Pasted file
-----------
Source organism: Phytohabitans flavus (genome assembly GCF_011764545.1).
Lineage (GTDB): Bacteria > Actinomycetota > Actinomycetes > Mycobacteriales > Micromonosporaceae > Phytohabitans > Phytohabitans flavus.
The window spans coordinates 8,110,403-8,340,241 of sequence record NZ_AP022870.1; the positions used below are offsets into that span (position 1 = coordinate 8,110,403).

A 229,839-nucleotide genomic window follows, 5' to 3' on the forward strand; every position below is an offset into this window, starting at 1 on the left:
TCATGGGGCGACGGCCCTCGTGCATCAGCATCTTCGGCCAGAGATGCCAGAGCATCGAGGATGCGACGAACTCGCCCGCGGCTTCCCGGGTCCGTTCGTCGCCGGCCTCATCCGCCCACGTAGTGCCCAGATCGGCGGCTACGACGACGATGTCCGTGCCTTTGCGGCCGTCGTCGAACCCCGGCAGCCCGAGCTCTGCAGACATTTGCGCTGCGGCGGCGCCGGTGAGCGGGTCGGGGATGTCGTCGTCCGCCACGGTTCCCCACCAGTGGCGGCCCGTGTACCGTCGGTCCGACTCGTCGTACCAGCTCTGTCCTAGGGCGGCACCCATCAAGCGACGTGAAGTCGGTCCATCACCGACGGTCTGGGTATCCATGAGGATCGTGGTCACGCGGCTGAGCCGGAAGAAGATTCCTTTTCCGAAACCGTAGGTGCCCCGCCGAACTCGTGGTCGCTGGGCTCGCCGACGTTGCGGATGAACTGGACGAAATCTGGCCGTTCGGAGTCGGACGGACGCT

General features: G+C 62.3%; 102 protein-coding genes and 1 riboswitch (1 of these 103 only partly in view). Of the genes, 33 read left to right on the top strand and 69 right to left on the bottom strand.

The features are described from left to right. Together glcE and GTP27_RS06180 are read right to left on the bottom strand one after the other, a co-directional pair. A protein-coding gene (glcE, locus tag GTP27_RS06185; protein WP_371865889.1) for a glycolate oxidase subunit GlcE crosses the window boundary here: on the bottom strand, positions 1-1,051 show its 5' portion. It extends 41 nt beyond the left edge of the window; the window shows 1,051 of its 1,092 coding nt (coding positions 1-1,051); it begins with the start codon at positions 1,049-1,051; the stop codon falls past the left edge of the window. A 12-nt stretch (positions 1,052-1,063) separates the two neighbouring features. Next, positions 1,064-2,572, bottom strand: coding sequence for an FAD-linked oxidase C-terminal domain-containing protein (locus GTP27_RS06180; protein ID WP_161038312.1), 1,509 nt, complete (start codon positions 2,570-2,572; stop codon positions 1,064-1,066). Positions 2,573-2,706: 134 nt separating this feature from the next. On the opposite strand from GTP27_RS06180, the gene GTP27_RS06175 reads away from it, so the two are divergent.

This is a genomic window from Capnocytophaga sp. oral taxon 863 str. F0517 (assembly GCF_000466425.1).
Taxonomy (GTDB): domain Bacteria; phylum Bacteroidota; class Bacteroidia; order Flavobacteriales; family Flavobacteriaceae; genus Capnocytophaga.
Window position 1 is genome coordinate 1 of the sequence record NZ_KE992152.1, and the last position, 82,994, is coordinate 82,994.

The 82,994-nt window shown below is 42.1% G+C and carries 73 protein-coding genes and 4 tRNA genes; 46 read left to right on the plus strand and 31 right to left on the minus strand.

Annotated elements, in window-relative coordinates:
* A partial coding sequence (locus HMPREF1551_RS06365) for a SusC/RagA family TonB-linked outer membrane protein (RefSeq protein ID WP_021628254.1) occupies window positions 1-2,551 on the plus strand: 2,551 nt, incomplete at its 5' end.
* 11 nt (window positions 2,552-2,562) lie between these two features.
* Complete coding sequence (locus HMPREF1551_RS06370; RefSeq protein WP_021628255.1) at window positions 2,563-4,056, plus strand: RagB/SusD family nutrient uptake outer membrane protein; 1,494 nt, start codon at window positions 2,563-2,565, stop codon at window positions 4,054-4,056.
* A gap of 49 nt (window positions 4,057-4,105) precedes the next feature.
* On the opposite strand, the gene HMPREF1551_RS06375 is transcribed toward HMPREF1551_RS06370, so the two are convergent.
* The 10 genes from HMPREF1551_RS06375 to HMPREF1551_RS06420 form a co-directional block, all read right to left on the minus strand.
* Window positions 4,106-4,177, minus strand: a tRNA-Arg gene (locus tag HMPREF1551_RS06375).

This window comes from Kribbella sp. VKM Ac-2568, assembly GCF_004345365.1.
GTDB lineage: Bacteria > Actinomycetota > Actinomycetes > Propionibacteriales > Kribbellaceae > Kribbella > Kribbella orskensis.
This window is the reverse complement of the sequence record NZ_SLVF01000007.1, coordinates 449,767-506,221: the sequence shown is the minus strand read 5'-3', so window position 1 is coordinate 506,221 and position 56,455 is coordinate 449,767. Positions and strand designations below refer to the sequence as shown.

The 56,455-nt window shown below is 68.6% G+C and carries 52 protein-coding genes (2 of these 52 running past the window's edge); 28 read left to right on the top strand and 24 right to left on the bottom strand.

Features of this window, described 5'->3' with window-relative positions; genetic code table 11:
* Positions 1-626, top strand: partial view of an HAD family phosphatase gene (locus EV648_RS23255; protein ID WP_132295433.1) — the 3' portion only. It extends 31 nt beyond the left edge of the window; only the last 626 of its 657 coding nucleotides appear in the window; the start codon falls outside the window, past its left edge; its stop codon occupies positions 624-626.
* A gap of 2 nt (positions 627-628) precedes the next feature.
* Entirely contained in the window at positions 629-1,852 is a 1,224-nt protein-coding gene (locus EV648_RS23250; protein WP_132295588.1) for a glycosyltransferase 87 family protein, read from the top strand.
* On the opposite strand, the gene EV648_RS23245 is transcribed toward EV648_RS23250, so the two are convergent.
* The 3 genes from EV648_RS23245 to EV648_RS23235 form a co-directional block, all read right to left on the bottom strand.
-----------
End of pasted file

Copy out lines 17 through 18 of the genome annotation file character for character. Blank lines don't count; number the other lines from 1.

* On the opposite strand, the gene HMPREF1551_RS06375 is transcribed toward HMPREF1551_RS06370, so the two are convergent.
* The 10 genes from HMPREF1551_RS06375 to HMPREF1551_RS06420 form a co-directional block, all read right to left on the minus strand.